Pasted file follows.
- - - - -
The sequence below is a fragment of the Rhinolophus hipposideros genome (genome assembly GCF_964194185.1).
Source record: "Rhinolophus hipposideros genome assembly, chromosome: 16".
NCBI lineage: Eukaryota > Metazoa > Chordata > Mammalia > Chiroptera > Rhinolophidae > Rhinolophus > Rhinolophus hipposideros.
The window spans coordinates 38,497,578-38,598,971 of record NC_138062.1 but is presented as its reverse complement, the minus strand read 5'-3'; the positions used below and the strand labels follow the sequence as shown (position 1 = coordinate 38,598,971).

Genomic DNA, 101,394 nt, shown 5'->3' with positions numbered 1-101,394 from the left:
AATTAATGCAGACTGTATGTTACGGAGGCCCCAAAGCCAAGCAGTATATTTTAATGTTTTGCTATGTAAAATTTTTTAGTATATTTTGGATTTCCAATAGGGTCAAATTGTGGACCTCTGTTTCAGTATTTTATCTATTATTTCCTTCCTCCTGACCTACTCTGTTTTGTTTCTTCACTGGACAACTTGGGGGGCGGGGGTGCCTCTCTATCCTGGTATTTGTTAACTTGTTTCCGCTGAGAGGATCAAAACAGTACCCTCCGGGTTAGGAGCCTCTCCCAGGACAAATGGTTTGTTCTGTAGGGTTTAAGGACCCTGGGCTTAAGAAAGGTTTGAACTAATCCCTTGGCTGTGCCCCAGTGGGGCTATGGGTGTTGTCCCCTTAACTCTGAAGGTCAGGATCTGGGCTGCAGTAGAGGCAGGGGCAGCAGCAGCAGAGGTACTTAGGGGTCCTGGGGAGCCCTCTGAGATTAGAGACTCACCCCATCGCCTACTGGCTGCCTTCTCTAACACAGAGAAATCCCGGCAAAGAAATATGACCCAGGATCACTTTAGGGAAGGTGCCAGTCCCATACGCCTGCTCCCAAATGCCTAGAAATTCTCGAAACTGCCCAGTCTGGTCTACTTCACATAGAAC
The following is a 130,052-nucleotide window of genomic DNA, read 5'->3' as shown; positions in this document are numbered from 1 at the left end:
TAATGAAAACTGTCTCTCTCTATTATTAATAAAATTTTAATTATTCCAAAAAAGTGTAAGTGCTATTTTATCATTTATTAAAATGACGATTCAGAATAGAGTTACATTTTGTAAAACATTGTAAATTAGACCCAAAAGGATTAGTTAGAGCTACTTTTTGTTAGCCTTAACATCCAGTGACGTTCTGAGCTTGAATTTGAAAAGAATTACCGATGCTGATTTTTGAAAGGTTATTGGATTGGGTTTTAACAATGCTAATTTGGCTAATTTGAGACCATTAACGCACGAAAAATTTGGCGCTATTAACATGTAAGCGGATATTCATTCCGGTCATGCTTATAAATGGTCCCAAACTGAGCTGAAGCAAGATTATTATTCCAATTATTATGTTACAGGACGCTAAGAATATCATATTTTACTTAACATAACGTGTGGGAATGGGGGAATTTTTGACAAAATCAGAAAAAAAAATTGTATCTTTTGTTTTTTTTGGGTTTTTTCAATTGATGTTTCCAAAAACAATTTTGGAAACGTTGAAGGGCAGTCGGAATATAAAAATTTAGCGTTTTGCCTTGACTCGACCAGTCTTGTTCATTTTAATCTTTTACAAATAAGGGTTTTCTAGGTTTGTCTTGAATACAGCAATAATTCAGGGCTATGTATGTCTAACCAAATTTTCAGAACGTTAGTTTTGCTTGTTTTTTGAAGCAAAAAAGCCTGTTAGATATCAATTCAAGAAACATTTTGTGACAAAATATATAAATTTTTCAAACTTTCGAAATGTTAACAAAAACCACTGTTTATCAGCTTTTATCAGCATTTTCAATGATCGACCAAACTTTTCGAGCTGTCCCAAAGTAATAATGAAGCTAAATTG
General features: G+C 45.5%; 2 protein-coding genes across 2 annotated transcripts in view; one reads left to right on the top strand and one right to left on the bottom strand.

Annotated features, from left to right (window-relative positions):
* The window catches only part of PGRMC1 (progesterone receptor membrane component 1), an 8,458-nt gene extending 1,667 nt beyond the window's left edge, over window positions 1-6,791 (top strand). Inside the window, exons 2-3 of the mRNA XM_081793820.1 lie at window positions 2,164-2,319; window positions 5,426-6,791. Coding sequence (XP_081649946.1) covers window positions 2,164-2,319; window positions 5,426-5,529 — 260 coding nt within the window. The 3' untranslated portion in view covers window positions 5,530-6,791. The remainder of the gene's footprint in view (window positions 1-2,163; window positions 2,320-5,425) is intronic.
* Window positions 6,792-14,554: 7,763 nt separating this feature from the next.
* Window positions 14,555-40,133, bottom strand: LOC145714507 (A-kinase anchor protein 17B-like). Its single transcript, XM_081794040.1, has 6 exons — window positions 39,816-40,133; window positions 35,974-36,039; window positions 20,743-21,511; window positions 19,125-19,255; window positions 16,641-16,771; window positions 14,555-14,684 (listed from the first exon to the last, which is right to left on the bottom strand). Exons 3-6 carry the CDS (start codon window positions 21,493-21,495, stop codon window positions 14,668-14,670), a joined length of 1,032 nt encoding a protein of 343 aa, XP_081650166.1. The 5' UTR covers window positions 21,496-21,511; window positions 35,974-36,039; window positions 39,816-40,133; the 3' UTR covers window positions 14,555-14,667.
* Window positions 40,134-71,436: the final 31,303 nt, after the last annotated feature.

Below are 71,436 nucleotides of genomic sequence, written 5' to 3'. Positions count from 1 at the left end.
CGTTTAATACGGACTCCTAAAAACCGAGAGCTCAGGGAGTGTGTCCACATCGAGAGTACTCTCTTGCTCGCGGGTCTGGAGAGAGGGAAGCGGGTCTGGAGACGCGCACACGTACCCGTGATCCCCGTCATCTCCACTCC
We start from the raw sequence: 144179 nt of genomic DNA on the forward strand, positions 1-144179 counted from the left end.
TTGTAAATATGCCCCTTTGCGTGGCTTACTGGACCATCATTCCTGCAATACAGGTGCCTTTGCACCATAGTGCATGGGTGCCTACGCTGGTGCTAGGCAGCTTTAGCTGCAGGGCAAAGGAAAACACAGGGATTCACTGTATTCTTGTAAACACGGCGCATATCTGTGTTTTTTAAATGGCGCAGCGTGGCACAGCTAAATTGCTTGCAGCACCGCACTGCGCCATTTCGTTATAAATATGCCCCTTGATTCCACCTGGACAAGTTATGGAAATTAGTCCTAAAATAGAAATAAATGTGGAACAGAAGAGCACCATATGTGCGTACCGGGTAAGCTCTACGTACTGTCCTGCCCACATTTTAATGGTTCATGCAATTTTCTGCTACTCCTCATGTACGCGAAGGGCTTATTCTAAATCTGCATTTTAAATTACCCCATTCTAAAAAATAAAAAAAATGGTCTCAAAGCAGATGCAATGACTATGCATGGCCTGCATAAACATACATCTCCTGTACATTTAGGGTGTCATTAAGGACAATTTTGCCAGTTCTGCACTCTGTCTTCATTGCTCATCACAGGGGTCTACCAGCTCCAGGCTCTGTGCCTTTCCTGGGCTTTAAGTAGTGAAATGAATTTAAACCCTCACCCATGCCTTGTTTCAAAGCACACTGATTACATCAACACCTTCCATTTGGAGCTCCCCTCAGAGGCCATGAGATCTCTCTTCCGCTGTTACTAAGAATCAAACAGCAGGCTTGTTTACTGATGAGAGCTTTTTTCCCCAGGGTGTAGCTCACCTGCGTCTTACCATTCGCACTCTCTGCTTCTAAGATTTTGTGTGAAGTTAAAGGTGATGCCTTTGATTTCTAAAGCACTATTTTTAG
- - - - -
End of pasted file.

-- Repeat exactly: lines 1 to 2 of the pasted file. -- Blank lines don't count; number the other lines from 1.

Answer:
The sequence below is a fragment of the Rhinolophus hipposideros genome (genome assembly GCF_964194185.1).
Source record: "Rhinolophus hipposideros genome assembly, chromosome: 16".